I began by reading the instructions carefully and noting that I would obtain two scores. The scores were based on the multiple choice a,b,c,d, and each letter given a point value. For instance, if I chose “a” for the first question, then the point value would be 1, “b” choices were worth 2 points, “c” choices were worth 3 points, and “d” choices are worth 4 points. The questions span the seven mastery principles. The first score would be an overall score that would put me within the category of a novice, apprentice, practitioner, or master teacher.

The second score would be the average score for each principle. The scoring sheet would then be used to develop an action plan. In the appendix of the book there are tools to guide you. There are nine tools including “The Master Teacher Trajectory,” “Develop an Action Plan” based on your scores from your assessment, and Tool 3 offering “Sample Action Plan Evidence” to name a few.

I found this scoring to be quite eye opening and the resulting guidance in working through the mastery principles valuable. Maybe it is because it has been a few years since I read the first edition, or maybe it is because so much has happened in education over the last decade, but I found this re-dive into my practice and the development of an action plan eye opening. It helped solidify my quest to achieve every dimension of mastery teaching.

I agree with Jackson that sometimes as educators we get caught up in the “fads” or new strategies rather than staying true to the basic principles of teaching. We need to reflect on what we do and the effect it has on our students. My reflection brought me right back to principle one, “Start Where Your Students Are.”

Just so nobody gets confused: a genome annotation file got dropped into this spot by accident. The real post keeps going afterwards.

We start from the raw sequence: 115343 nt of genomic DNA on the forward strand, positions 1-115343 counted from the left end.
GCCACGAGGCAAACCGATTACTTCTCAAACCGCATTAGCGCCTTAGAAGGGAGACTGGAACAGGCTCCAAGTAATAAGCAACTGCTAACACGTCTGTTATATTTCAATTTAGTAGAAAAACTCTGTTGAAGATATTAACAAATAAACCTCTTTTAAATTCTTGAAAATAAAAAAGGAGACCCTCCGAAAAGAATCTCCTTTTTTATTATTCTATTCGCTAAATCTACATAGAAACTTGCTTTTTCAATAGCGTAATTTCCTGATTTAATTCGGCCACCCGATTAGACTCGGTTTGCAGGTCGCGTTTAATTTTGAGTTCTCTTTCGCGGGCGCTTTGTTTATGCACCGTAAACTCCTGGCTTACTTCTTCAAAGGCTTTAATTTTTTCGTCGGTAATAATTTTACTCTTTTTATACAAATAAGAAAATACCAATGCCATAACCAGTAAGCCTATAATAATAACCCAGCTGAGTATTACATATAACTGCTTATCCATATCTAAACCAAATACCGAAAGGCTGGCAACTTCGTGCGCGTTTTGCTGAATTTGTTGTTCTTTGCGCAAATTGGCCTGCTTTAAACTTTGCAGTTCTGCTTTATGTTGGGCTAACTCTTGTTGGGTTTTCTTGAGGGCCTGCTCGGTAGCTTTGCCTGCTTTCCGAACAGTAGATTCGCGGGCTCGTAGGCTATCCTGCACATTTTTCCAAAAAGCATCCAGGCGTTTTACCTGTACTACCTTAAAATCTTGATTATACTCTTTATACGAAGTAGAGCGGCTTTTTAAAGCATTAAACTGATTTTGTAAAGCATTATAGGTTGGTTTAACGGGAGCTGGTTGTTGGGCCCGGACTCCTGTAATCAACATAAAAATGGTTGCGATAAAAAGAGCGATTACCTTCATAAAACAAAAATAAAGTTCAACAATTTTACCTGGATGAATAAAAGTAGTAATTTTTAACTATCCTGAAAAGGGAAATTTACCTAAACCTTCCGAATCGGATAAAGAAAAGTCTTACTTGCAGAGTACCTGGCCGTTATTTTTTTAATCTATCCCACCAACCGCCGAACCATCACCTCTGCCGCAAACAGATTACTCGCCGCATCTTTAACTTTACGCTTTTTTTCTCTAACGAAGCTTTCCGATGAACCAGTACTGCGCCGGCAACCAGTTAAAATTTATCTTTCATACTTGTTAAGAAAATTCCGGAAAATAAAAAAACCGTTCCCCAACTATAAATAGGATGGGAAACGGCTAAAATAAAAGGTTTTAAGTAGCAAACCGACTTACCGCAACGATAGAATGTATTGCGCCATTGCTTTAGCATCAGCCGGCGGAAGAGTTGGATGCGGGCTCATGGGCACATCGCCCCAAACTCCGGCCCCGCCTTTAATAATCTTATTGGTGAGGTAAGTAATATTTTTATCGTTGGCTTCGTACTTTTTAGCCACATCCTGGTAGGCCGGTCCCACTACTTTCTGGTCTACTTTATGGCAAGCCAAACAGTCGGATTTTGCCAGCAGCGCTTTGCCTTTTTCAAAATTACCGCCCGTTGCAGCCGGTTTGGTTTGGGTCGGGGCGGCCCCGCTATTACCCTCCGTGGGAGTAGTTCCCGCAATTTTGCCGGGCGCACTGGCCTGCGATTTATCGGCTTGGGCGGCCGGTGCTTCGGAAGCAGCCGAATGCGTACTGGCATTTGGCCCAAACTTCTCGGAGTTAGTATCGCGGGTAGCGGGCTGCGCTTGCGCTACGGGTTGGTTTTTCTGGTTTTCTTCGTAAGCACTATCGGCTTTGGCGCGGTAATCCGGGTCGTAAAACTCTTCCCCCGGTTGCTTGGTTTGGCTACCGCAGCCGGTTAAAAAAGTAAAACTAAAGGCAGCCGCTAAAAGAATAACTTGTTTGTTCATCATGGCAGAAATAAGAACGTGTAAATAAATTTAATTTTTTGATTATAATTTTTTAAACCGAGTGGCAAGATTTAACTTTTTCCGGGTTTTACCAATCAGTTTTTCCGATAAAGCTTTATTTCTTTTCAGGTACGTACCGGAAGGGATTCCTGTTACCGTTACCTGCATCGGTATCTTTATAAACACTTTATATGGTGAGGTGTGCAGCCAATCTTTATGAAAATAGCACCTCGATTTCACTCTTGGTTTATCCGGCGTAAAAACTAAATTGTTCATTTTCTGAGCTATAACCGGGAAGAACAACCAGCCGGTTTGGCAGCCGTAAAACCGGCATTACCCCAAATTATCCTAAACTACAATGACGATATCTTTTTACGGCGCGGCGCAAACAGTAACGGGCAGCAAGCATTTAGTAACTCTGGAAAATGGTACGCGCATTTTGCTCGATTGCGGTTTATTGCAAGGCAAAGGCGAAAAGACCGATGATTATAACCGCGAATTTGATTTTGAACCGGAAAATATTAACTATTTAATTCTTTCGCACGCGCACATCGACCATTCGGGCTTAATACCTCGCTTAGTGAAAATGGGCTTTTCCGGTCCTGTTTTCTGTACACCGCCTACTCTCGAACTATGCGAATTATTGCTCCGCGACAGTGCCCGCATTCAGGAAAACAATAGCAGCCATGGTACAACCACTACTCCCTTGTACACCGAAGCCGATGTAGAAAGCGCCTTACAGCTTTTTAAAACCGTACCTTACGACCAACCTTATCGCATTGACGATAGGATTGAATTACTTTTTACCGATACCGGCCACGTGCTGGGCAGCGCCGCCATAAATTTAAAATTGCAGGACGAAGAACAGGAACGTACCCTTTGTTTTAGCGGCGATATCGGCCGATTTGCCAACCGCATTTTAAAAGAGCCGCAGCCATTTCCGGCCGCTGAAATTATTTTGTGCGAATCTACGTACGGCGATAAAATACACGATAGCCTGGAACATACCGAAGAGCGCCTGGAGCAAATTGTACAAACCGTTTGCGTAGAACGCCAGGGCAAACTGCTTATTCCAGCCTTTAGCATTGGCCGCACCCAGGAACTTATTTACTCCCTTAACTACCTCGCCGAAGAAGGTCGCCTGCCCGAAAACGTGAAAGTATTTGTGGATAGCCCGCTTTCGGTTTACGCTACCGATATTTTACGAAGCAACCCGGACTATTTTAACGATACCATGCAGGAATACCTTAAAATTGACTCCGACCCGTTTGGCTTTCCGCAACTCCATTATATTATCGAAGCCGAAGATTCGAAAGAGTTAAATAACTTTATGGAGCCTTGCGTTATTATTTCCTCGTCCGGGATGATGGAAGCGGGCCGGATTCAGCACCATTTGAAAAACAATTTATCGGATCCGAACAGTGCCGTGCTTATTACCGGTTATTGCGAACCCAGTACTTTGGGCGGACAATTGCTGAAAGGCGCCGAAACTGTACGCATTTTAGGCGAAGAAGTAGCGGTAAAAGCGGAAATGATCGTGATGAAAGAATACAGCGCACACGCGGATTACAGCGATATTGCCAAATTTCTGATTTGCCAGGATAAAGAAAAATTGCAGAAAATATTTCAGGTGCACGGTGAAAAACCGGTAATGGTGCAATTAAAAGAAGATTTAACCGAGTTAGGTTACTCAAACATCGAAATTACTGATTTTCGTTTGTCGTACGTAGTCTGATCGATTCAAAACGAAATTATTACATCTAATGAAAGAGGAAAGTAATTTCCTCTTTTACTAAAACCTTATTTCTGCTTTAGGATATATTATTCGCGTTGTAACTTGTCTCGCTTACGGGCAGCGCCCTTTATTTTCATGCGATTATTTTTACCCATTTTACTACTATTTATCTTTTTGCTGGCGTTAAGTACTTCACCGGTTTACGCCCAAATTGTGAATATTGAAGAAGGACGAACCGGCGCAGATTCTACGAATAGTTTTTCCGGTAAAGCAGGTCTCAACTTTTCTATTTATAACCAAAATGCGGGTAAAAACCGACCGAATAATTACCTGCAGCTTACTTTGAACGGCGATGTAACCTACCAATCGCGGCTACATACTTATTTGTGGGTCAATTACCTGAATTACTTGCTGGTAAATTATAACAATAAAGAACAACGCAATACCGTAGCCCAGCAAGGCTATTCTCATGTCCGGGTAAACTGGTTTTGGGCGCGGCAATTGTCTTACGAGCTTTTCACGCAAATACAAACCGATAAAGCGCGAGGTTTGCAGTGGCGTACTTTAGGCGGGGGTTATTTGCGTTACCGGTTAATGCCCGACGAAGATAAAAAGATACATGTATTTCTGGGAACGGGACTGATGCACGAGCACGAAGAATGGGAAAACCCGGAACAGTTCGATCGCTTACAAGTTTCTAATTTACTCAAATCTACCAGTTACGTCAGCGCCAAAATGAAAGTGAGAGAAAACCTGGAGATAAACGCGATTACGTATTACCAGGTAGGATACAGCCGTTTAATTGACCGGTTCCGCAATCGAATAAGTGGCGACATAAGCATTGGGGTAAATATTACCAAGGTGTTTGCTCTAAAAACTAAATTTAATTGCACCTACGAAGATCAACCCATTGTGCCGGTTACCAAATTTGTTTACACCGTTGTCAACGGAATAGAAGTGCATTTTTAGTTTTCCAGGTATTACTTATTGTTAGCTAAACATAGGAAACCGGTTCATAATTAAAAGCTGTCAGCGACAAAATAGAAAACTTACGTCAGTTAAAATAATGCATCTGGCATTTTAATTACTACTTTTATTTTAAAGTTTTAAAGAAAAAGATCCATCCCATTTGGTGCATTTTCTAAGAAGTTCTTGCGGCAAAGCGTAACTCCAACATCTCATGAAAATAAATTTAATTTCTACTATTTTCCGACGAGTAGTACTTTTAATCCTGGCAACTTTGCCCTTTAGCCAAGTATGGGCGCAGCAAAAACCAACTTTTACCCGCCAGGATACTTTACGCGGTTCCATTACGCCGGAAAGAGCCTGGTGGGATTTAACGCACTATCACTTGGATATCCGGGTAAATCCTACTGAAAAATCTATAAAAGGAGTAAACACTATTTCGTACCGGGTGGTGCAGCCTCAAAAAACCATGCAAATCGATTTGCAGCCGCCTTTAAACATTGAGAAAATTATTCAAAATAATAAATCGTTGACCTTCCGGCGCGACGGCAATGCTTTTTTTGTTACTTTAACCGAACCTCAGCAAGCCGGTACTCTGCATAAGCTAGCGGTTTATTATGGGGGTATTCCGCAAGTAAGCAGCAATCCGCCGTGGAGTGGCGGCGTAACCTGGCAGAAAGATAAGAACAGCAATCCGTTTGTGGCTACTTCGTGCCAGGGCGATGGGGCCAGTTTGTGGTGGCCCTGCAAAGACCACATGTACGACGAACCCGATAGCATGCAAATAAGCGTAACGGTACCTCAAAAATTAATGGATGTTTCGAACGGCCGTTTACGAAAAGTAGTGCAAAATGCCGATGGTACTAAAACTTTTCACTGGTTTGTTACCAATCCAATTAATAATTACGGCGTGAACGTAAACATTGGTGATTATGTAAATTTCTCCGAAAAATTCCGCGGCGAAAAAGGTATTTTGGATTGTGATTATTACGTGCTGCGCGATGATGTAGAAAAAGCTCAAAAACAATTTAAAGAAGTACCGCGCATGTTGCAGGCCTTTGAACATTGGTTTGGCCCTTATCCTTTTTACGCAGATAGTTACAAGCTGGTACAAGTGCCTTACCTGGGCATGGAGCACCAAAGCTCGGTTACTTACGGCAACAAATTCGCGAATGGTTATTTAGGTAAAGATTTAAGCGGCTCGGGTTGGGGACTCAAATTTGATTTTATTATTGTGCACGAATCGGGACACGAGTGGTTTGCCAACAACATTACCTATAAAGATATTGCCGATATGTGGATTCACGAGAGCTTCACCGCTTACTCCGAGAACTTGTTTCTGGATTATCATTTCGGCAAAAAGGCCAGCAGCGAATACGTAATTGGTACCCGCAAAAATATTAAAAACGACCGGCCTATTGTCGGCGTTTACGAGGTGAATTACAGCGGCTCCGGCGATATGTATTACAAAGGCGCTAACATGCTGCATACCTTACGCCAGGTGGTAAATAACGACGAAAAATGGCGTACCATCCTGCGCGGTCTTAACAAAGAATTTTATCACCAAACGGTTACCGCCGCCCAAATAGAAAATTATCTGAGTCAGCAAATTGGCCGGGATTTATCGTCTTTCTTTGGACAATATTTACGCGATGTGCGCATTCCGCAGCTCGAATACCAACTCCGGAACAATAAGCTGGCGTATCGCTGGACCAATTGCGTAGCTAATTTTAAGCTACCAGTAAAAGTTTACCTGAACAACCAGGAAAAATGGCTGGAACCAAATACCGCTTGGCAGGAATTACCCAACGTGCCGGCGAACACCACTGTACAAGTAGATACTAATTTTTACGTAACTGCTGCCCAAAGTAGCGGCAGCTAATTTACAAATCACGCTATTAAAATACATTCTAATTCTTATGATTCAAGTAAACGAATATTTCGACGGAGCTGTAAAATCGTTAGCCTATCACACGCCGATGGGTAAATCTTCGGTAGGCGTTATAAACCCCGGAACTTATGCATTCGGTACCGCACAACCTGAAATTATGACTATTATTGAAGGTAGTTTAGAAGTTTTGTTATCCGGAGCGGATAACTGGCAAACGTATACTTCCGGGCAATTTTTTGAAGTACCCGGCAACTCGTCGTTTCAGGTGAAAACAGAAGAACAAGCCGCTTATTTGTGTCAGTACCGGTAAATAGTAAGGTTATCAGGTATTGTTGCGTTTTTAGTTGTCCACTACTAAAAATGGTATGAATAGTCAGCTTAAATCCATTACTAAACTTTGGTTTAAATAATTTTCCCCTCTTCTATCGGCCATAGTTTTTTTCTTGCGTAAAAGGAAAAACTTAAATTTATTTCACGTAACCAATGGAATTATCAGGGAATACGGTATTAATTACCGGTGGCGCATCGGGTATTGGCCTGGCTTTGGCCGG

A Fresh Look at Teacher Evaluations

I noticed updates throughout the book and especially in the new chapter on using the mastery principles during the evaluation process.This section is referred to as “topic” 8, “Taking Control over Your Own Practice.”

Jackson is clear about the changes in evaluation systems as well as state standards since the last edition. “New measures were introduced that seemed to constrict teachers’ choices about what they taught and how they taught. Suddenly teachers focused less on becoming master teachers and simply tried to survive” (page 207). This is a valuable “topic” and delves into understanding the evaluation system and making sense of performance levels, as well as developing an action plan.

If you purchased the first edition years ago as I did, I strongly recommend reading this second edition. Every chapter shares updated information, new tools, and fresh topics, representing Jackson’s own learning over the past decade. This is also a relevant and worthwhile read for teachers unfamiliar with Jackson’s work but intrigued by the idea of becoming a full-fledged master teacher..

Kathleen Palmieri is a fifth grade teacher in upstate New York. With a passion for literacy and learning in the classroom, she participates in various writing workshops and curriculum writing endeavors. As a lifelong learner, she is an avid reader and researcher of educational practices and techniques. Kathleen blogs about books at her blog Books We Love Sharing. Collaborating with colleagues, and globally on Twitter @Kathie042500 is an ongoing practice.